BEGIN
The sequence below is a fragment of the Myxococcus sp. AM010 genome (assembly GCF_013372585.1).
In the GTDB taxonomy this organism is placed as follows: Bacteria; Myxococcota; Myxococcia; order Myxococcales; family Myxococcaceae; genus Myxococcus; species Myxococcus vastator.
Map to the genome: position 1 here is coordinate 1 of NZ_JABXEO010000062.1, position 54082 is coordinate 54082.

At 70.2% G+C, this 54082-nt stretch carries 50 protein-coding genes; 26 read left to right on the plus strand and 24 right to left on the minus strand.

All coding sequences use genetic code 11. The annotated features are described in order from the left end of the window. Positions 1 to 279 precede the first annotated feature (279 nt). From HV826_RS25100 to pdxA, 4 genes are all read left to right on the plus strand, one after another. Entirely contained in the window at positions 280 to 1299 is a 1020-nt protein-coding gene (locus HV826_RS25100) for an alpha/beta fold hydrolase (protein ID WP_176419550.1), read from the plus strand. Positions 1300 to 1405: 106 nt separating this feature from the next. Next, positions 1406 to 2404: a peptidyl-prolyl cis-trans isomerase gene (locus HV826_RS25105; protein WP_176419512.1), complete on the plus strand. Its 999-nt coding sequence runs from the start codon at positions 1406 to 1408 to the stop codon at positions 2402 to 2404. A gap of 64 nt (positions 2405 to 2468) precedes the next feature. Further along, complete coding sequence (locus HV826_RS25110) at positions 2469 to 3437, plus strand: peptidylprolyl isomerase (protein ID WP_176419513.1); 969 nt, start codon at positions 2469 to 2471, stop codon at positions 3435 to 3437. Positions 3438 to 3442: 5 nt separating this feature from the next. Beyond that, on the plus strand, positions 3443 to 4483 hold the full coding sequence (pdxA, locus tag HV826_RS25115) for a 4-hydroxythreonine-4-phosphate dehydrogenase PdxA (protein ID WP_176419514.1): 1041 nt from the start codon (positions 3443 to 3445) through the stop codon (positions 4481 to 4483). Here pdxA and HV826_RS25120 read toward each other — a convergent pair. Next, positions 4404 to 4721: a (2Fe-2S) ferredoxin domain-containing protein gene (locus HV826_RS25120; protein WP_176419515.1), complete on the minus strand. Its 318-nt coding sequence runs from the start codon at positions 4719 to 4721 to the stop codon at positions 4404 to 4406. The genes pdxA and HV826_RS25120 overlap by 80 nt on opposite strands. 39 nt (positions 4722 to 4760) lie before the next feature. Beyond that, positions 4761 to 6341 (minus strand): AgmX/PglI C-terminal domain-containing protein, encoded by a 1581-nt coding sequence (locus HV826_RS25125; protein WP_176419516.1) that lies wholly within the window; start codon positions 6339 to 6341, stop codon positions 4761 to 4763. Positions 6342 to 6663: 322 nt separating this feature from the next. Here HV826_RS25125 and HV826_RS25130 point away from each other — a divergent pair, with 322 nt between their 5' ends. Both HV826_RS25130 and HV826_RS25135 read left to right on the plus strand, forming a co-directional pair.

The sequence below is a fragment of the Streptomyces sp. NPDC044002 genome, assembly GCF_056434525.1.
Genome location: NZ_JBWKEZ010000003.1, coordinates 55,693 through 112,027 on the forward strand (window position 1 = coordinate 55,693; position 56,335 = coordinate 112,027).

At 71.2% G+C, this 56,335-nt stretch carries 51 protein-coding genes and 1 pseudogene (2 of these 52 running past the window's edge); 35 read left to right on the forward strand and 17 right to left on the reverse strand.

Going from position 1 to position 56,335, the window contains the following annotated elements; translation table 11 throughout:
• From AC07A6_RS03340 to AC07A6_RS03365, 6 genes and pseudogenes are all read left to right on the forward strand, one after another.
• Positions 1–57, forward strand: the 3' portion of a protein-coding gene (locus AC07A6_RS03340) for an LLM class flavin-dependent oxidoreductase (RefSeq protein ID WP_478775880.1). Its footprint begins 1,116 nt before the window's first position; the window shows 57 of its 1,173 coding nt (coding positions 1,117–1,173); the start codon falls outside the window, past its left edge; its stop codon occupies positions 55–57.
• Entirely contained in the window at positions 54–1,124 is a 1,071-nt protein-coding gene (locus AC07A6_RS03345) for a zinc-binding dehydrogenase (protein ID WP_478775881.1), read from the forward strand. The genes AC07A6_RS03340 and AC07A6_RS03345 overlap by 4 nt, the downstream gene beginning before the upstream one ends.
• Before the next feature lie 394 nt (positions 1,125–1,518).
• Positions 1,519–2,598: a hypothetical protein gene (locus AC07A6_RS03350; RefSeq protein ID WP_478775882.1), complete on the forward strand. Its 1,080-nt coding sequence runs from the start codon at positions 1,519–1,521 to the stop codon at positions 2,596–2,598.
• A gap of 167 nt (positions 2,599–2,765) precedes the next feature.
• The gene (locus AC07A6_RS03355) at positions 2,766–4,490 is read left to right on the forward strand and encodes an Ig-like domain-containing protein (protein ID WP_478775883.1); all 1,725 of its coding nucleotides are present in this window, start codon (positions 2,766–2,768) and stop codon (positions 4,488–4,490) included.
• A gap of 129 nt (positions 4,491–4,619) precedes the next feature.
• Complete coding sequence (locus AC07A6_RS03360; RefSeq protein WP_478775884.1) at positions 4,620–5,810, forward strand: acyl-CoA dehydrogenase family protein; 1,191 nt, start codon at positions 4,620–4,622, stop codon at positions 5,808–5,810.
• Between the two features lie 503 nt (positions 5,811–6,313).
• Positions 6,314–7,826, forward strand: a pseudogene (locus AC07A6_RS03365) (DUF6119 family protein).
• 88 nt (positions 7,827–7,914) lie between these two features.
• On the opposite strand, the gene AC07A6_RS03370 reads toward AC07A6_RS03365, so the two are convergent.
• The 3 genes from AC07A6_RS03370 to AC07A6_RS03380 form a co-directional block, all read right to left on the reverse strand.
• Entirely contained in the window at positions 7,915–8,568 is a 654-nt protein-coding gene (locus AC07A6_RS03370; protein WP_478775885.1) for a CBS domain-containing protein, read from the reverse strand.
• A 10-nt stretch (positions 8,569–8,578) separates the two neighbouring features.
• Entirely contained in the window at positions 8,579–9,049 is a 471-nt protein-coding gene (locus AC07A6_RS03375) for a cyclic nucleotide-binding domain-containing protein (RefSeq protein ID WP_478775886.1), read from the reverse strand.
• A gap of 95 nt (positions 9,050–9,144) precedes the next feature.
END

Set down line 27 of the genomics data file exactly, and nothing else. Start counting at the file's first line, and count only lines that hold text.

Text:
• A gap of 95 nt (positions 9,050–9,144) precedes the next feature.